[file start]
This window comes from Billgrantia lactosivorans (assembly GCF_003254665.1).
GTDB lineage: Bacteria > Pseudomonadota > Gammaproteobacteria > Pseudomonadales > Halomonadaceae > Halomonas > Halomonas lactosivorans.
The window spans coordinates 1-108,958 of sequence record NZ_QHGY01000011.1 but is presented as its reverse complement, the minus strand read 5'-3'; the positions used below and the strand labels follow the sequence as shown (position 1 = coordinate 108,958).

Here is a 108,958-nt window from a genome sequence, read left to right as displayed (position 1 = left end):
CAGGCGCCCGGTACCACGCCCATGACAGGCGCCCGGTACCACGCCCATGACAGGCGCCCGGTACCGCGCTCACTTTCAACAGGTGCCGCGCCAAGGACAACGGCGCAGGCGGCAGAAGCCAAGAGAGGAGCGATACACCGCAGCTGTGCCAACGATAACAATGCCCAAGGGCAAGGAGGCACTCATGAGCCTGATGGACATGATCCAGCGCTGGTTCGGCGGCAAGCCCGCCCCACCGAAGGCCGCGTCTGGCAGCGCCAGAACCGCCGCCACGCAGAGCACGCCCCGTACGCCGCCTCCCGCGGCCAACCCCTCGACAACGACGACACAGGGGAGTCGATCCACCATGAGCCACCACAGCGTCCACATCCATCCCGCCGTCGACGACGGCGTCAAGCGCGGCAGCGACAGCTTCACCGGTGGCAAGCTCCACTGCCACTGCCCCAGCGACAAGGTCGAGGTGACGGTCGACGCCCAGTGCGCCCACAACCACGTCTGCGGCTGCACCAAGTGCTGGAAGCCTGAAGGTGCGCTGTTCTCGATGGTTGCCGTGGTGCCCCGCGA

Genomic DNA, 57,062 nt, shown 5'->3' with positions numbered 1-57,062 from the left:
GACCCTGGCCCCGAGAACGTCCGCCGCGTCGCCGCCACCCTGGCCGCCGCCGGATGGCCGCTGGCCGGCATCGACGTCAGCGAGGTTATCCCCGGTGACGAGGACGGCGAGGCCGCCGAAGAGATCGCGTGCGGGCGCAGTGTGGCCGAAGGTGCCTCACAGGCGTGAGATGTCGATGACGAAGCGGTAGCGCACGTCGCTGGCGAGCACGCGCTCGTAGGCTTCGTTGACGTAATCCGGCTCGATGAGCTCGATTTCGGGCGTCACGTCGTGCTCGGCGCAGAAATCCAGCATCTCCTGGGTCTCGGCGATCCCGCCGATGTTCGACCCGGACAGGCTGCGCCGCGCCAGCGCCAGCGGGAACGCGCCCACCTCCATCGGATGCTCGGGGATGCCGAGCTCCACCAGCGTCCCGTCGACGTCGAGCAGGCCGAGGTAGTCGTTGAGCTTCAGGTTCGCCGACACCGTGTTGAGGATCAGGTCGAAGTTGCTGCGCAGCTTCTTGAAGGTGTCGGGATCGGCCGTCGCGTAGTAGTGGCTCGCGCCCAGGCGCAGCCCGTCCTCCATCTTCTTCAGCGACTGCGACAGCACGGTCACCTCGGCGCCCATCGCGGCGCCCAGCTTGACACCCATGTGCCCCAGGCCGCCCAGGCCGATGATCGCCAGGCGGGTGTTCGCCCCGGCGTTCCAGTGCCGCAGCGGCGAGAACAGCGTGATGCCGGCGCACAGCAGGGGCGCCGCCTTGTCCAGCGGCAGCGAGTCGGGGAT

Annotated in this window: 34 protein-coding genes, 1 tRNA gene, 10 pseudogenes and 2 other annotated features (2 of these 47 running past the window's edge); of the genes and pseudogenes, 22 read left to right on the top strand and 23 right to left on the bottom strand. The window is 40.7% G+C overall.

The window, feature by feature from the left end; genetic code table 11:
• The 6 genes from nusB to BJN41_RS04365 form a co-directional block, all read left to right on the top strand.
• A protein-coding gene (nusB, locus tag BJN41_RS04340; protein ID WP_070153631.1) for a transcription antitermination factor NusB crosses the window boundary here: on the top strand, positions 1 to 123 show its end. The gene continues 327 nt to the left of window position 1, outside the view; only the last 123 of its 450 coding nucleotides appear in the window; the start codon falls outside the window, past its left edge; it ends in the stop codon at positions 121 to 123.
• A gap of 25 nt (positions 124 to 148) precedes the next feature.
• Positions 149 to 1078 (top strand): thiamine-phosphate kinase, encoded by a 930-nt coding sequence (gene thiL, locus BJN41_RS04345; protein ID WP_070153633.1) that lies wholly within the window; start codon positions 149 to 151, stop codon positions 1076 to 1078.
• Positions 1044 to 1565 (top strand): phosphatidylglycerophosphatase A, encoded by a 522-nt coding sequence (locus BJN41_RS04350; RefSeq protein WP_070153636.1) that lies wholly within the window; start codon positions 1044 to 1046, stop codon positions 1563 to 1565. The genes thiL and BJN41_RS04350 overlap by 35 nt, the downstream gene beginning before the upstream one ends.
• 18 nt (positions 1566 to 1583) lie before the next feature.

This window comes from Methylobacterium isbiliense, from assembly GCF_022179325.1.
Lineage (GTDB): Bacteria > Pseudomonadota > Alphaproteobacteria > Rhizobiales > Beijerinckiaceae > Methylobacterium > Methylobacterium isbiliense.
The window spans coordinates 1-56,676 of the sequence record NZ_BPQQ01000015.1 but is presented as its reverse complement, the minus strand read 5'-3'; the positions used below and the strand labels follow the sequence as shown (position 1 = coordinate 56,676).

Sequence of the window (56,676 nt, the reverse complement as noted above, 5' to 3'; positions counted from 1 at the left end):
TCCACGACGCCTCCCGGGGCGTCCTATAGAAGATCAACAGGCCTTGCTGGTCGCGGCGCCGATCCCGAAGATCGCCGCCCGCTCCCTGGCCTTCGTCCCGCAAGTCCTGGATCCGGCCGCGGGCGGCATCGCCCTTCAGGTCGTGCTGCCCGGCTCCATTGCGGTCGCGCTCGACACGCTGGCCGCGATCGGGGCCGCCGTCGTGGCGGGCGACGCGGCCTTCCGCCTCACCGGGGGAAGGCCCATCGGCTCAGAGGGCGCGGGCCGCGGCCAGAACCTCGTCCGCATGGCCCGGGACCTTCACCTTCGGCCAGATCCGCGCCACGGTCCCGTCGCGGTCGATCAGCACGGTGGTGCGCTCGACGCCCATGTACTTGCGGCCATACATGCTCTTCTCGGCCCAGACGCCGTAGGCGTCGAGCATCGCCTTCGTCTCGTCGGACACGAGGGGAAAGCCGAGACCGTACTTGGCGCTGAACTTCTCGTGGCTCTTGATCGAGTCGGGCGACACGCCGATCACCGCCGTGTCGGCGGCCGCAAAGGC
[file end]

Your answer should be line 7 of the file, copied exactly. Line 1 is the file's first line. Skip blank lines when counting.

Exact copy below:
GACCCTGGCCCCGAGAACGTCCGCCGCGTCGCCGCCACCCTGGCCGCCGCCGGATGGCCGCTGGCCGGCATCGACGTCAGCGAGGTTATCCCCGGTGACGAGGACGGCGAGGCCGCCGAAGAGATCGCGTGCGGGCGCAGTGTGGCCGAAGGTGCCTCACAGGCGTGAGATGTCGATGACGAAGCGGTAGCGCACGTCGCTGGCGAGCACGCGCTCGTAGGCTTCGTTGACGTAATCCGGCTCGATGAGCTCGATTTCGGGCGTCACGTCGTGCTCGGCGCAGAAATCCAGCATCTCCTGGGTCTCGGCGATCCCGCCGATGTTCGACCCGGACAGGCTGCGCCGCGCCAGCGCCAGCGGGAACGCGCCCACCTCCATCGGATGCTCGGGGATGCCGAGCTCCACCAGCGTCCCGTCGACGTCGAGCAGGCCGAGGTAGTCGTTGAGCTTCAGGTTCGCCGACACCGTGTTGAGGATCAGGTCGAAGTTGCTGCGCAGCTTCTTGAAGGTGTCGGGATCGGCCGTCGCGTAGTAGTGGCTCGCGCCCAGGCGCAGCCCGTCCTCCATCTTCTTCAGCGACTGCGACAGCACGGTCACCTCGGCGCCCATCGCGGCGCCCAGCTTGACACCCATGTGCCCCAGGCCGCCCAGGCCGATGATCGCCAGGCGGGTGTTCGCCCCGGCGTTCCAGTGCCGCAGCGGCGAGAACAGCGTGATGCCGGCGCACAGCAGGGGCGCCGCCTTGTCCAGCGGCAGCGAGTCGGGGAT